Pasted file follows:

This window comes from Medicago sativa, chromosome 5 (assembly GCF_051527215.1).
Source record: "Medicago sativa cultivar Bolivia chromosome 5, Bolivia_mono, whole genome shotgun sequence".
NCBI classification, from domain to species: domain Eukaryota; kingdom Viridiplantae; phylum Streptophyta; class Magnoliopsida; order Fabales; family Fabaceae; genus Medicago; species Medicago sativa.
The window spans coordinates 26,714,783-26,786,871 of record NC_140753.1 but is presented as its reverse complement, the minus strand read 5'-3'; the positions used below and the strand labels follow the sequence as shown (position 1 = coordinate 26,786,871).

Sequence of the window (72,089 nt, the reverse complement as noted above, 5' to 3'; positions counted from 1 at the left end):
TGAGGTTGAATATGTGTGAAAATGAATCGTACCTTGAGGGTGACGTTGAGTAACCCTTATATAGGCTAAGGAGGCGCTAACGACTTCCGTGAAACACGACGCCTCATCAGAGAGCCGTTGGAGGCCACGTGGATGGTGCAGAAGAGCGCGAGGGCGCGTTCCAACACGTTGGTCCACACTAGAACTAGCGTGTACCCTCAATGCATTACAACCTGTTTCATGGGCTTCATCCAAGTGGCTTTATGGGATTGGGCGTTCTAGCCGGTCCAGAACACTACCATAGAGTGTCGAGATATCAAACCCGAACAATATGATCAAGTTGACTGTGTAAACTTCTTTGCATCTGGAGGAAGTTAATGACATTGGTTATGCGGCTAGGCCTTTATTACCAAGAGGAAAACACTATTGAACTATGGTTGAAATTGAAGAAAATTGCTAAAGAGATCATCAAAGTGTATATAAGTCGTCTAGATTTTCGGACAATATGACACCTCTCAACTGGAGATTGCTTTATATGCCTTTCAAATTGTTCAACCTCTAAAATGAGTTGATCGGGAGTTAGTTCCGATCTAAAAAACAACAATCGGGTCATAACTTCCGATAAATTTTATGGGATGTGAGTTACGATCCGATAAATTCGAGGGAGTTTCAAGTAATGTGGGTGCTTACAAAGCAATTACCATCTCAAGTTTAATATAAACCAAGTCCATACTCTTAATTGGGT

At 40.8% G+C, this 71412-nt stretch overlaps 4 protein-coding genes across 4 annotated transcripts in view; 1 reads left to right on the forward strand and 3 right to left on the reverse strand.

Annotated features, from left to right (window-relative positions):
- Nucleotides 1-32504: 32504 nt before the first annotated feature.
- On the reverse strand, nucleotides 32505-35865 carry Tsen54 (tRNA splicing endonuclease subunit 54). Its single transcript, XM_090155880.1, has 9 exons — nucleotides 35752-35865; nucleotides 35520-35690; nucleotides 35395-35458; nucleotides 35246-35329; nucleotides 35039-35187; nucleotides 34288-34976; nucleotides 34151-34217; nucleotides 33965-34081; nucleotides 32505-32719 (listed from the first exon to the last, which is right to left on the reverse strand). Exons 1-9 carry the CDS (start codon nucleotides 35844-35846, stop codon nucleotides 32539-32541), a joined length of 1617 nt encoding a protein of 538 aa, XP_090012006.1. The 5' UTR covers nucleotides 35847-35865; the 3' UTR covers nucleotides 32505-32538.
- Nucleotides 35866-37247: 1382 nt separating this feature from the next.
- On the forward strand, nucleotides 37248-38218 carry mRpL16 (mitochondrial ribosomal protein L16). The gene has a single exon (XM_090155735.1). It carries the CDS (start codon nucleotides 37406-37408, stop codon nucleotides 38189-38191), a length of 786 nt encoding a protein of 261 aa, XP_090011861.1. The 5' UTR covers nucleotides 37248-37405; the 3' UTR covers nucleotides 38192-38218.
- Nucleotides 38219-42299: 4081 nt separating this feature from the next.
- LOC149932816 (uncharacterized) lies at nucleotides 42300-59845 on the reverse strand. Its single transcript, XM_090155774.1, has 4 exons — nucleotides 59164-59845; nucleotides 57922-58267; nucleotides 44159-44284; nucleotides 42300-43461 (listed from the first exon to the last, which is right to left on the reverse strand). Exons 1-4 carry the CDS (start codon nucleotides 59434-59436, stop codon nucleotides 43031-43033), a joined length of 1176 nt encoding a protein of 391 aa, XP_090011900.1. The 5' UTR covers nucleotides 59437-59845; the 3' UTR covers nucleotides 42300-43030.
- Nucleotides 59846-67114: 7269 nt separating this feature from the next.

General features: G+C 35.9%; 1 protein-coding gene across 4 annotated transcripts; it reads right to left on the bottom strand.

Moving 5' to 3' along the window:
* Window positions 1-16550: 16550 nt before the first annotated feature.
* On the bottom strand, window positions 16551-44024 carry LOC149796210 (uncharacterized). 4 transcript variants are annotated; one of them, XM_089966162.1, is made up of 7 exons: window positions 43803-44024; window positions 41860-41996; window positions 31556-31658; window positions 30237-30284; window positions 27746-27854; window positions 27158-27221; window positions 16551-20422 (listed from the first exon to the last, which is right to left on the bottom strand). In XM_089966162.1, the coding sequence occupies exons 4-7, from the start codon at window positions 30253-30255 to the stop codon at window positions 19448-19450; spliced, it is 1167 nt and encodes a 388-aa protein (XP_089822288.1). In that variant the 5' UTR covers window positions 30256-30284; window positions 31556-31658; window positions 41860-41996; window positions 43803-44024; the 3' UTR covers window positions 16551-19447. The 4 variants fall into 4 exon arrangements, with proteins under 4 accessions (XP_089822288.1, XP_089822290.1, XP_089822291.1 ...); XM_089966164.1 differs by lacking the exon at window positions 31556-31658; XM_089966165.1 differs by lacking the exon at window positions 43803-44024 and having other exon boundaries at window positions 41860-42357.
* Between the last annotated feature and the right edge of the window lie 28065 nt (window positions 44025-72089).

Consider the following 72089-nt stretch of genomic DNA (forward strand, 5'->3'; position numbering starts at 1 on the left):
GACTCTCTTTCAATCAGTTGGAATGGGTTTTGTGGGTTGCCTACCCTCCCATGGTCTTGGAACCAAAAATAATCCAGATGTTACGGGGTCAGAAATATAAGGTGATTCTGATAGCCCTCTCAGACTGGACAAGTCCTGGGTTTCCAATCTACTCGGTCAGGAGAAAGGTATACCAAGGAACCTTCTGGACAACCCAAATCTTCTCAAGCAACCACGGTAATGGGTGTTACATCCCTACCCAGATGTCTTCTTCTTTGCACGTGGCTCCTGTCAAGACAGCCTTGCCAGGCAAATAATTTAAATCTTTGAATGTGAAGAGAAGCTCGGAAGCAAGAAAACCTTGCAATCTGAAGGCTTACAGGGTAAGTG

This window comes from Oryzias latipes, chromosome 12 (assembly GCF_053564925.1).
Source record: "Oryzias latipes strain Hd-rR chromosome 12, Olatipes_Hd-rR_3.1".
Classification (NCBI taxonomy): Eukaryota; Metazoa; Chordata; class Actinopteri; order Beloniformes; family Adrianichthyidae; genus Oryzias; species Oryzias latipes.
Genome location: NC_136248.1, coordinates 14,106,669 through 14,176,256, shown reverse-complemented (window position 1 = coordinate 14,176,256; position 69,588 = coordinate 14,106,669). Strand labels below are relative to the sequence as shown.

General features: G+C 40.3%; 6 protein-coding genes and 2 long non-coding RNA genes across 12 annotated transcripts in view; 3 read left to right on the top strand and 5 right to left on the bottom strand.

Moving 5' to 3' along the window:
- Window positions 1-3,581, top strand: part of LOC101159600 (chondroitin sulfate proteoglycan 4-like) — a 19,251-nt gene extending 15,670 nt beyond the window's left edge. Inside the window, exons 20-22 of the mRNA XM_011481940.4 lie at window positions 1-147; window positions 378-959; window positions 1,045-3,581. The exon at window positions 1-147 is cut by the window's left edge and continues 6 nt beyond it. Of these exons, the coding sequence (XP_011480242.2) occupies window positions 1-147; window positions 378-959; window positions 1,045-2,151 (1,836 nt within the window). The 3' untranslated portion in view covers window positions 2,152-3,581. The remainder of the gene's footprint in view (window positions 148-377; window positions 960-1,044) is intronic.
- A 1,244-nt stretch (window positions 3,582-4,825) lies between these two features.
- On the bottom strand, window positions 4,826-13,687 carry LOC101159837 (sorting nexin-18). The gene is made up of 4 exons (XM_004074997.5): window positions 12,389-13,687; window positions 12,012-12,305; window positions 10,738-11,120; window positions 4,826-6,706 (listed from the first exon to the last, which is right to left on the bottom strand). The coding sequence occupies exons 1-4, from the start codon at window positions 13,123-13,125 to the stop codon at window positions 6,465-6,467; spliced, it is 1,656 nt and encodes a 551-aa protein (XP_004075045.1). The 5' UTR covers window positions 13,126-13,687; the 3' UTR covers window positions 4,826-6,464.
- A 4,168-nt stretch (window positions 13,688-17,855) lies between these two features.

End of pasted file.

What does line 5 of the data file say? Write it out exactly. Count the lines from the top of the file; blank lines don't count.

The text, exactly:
Sequence of the window (72,089 nt, the reverse complement as noted above, 5' to 3'; positions counted from 1 at the left end):